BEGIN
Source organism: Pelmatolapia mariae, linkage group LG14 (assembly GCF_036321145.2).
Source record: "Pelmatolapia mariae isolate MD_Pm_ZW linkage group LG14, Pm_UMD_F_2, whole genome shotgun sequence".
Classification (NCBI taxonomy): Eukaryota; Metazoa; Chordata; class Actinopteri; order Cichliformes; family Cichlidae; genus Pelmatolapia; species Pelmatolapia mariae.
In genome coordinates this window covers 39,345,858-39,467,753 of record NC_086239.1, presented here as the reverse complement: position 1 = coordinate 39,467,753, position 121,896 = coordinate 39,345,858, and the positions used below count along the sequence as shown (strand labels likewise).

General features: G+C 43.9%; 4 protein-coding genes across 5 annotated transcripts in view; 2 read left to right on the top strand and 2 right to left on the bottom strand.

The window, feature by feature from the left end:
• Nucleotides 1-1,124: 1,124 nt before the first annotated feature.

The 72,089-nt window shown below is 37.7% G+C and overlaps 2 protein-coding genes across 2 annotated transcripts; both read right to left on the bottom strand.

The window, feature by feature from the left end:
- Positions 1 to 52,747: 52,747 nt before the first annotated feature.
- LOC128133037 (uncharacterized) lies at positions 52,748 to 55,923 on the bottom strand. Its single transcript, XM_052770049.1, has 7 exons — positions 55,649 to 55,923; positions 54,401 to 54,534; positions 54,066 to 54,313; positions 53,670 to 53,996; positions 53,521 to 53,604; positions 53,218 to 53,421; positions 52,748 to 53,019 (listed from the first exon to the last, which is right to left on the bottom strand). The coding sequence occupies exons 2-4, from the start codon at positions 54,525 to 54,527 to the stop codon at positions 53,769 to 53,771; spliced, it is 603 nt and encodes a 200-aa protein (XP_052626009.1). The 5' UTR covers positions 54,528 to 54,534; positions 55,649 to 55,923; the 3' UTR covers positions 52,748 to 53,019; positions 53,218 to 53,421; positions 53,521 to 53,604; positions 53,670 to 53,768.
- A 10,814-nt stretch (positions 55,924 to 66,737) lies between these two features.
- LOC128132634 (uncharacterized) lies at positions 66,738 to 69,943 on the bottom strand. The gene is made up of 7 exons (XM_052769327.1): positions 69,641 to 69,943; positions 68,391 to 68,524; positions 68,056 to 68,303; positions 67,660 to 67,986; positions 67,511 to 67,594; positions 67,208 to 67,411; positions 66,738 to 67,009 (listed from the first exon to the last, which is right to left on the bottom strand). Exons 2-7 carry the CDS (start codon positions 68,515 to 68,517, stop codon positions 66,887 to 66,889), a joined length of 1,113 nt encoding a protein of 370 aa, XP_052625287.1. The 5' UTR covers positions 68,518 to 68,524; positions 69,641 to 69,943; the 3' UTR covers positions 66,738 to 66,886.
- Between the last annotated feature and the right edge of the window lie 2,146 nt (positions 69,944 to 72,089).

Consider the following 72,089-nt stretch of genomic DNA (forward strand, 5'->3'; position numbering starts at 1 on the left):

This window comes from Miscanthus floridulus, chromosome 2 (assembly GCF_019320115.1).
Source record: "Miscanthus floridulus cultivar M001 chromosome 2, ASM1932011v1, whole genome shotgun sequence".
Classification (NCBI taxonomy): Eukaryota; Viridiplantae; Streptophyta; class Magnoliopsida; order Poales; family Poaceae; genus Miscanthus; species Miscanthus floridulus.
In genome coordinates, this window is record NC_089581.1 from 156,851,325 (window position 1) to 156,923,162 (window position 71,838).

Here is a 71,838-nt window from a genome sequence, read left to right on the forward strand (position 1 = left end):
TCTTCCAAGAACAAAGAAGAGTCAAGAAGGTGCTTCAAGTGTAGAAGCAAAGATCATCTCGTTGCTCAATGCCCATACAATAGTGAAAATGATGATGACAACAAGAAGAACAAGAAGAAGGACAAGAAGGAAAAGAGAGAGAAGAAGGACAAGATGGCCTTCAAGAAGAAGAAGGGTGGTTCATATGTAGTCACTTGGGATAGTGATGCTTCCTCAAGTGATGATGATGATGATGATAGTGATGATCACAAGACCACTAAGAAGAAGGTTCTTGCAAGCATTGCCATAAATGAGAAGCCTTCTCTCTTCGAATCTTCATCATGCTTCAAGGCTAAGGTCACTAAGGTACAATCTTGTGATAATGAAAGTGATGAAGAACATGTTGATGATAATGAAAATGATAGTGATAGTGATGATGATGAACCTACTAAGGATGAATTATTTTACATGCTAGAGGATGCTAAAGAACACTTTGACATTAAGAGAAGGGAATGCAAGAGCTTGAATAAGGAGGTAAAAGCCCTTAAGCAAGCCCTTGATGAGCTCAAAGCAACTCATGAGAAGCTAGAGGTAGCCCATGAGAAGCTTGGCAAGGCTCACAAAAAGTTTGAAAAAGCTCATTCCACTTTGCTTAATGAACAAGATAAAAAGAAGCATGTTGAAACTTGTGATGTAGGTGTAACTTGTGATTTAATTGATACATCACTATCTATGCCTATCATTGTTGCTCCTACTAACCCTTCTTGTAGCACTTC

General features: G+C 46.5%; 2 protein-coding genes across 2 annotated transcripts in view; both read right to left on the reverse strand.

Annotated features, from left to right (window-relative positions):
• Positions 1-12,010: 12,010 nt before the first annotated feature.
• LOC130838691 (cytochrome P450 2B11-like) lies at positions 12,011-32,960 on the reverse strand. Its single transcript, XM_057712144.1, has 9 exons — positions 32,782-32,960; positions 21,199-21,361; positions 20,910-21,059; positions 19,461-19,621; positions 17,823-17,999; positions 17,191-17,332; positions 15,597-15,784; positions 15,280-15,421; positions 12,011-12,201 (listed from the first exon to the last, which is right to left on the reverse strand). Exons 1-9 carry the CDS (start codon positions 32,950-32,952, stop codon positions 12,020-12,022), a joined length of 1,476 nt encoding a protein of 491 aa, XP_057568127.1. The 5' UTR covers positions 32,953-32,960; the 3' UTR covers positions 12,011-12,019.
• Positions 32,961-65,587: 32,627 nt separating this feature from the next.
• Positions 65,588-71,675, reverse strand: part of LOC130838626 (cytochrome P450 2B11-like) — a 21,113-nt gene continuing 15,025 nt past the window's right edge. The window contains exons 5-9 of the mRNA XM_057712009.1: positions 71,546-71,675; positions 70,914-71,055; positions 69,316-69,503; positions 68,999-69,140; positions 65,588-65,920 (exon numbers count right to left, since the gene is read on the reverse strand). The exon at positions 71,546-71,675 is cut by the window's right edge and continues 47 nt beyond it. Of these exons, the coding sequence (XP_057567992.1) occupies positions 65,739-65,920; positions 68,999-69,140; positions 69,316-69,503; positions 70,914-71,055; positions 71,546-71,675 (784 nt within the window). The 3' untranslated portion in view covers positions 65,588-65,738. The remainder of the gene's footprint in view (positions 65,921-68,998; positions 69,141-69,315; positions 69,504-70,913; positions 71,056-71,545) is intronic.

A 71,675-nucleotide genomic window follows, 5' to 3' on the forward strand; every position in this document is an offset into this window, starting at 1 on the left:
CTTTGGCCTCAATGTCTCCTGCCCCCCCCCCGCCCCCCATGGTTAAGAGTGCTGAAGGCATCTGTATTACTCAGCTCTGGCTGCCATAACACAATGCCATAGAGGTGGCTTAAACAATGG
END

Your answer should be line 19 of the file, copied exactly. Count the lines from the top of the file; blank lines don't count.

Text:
In genome coordinates, this window is record NC_089581.1 from 156,851,325 (window position 1) to 156,923,162 (window position 71,838).